The Circuit Bremgarten was a 7.280 km (4.524 mi) motorsport race track in Bern, Switzerland which formerly hosted the Swiss Grand Prix from 1933 to 1954 (Formula One, 1947 to 1954) and the Swiss motorcycle Grand Prix in 1949 and from 1951 until 1954.
Bremgarten was built as a motorcycle racing track in 1931 in the Bremgartenwald (Bremgarten forest) in the north of Bern. The circuit itself had no true straight, instead being a collection of high-speed corners. It hosted its first automobile race in 1934, which claimed the life of driver Hugh Hamilton. In 1948 it claimed the life of Italian racer Achille Varzi. From the outset, Bremgarten's tree-lined roads, often poor light conditions and changes in road surface made for what was acknowledged to be a very dangerous circuit, especially in the wet.
Bremgarten has not hosted an official motorsport event since 1955, when spectator racing sports, with the exception of hillclimbing and rallying, were banned in Switzerland in reaction to the 1955 Le Mans disaster. Although there was a 1982 Swiss Grand Prix, it took place in Dijon, France. On June 6, 2007 an amendment to lift the ban was passed by the lower house of the Swiss parliament, 97 in favour and 77 opposed. The legislation failed to pass the upper house, and was withdrawn in 2009 after being rejected twice.
The Grand Prix of Bern took place at Bremgarten from 1931 to 1937 and also in 1947 and 1948. In August 1931 the Bern (Swiss) Grand Prix took place and the Irish motorcyclist Stanley Woods won the 500cc event on a Norton. He won three more events here; 1932 350cc and 500cc races and 1933 500cc race also on a Norton. Jimmie Guthrie won the 350cc and 500cc races in 1937.
The Bremgarten Circuit was one of the original rounds of the Grand Prix motorcycle World Championship during the inaugural season of 1949 and from 1951 to 1954. Famous riders who raced here included: Hans Stärkle, Freddie Frith and Geoff Duke. Italian racer Omobono Tenni was killed at Bremgarten during practice for the 1948 event.
The official race lap records at the Circuit Bremgarten are listed as:
|Grand Prix Circuit: 7.280 km (1931–1955)|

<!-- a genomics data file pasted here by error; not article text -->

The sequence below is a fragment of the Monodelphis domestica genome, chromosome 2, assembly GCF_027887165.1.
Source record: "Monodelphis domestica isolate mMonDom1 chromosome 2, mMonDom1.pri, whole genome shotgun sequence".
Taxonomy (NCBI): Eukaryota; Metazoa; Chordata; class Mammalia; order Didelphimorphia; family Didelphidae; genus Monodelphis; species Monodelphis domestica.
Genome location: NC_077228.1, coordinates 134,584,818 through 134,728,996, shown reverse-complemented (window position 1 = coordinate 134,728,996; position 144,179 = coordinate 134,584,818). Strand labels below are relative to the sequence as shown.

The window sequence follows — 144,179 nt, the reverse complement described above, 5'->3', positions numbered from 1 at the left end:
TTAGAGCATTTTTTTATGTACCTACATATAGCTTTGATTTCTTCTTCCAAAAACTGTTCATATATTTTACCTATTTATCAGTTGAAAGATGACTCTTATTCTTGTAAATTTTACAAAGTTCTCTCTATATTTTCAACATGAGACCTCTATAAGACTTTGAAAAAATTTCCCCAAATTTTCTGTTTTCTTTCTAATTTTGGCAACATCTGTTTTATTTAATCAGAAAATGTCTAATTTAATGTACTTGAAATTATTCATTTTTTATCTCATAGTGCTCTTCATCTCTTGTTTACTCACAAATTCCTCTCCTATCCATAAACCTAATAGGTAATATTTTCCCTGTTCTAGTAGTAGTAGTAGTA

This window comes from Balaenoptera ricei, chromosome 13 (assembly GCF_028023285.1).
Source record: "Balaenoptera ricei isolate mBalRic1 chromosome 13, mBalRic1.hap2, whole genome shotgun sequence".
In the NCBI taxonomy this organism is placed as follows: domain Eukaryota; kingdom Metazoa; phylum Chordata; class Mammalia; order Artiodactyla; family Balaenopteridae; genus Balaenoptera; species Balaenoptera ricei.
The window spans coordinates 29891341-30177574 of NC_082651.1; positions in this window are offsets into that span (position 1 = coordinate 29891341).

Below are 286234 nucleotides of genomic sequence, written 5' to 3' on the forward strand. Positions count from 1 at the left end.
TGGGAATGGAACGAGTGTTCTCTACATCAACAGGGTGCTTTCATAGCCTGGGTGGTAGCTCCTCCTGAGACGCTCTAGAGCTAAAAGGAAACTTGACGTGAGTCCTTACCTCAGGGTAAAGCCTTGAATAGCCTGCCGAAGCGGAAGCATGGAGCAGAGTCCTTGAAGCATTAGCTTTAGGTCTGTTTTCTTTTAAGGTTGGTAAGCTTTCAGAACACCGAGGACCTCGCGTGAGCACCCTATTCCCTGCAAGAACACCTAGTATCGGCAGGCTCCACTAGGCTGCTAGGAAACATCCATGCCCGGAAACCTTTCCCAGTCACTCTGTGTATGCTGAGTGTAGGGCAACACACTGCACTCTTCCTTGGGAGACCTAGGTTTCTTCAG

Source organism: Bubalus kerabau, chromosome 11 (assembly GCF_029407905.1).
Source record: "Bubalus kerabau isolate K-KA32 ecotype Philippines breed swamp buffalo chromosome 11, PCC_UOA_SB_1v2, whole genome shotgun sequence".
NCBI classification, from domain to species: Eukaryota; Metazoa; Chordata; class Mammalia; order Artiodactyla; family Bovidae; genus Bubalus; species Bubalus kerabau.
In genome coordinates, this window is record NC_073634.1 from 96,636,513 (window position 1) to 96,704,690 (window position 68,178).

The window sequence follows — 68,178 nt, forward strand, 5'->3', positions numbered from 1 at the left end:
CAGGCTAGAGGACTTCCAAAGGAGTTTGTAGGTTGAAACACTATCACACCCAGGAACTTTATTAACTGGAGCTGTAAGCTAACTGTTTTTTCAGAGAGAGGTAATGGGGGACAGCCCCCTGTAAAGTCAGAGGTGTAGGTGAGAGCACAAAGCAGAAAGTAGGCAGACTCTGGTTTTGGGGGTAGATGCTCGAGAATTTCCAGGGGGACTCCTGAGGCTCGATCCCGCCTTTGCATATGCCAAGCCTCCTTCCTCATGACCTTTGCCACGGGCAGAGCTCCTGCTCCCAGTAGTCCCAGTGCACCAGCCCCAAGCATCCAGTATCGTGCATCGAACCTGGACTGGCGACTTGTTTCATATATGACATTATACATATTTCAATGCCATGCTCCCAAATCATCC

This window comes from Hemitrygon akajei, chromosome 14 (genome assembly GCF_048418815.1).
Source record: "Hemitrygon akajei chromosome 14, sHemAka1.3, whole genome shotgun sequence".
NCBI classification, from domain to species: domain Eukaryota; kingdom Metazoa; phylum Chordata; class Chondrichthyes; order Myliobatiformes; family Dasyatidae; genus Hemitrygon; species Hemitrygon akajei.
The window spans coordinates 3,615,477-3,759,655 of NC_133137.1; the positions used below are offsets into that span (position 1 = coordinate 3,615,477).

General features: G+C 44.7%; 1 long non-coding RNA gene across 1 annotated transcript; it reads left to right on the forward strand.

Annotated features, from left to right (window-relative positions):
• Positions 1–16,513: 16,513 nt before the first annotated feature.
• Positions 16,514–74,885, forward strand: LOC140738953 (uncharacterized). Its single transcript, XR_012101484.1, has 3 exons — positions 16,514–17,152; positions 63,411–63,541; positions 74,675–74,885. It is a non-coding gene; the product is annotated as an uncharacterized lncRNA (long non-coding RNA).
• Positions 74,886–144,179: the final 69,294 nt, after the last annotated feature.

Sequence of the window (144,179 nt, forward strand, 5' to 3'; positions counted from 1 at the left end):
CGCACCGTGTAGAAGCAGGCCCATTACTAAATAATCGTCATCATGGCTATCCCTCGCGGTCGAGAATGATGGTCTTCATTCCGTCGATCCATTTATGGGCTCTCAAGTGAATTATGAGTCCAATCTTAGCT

|GP||2:34.5||Bernd Rosemeyer||Auto Union C||1936 Swiss Grand Prix|
|Formula One||2:39.7||Juan Manuel Fangio||Mercedes-Benz W196||1954 Swiss Grand Prix|
|500cc||2:41.2||Rod Coleman||AJS Porcupine||1953 Swiss motorcycle Grand Prix|
|Voiturette||2:46.5||Giuseppe Farina||Alfa Romeo 158||1939 Bern Grand Prix|
|Formula Two||2:52.4||Raymond Sommer||Ferrari 166 F2||1950 Bern Grand Prix|
|350cc||2:54.5||Geoff Duke||Norton Kneeler||1952 Swiss motorcycle Grand Prix|
|Sports prototype||2:56.1||Hermann Lang||Mercedes-Benz 300 SL||1952 Bern Grand Prix|
|250cc||3:00.9||Walter Villa||Harley-Davidson RR250||1953 Swiss motorcycle Grand Prix|
|Sidecar||3:13.7||Eric Oliver||Norton Manx||1953 Swiss motorcycle Grand Prix|
|125cc||3:42.5||Nello Pagani||Mondial 125SS||1949 Swiss motorcycle Grand Prix|
- UpdateF1 >> Formula 1 News > Switzerland lifts motor racing ban Archived 2007-10-10 at the Wayback Machine
- "Formula One motor racing ban to continue". SWI swissinfo.ch. Swiss Broadcasting Corporation. 10 June 2009. Archived from the original on 1 October 2015.
- "Grand Prix Bern Revival - Historical Background". Archived from the original on 2005-11-23. Retrieved 2006-06-26. (visited 26 June 2006)
- "1939 Bremgarten Voiturette". Retrieved 15 June 2022.
- "1950 Bremgarten F2". Retrieved 15 June 2022.
- "GP Bern 1952". Retrieved 15 June 2022.
- Circuit Bremgarten (1950-1954) on Google Maps (Historic Formula 1 Tracks)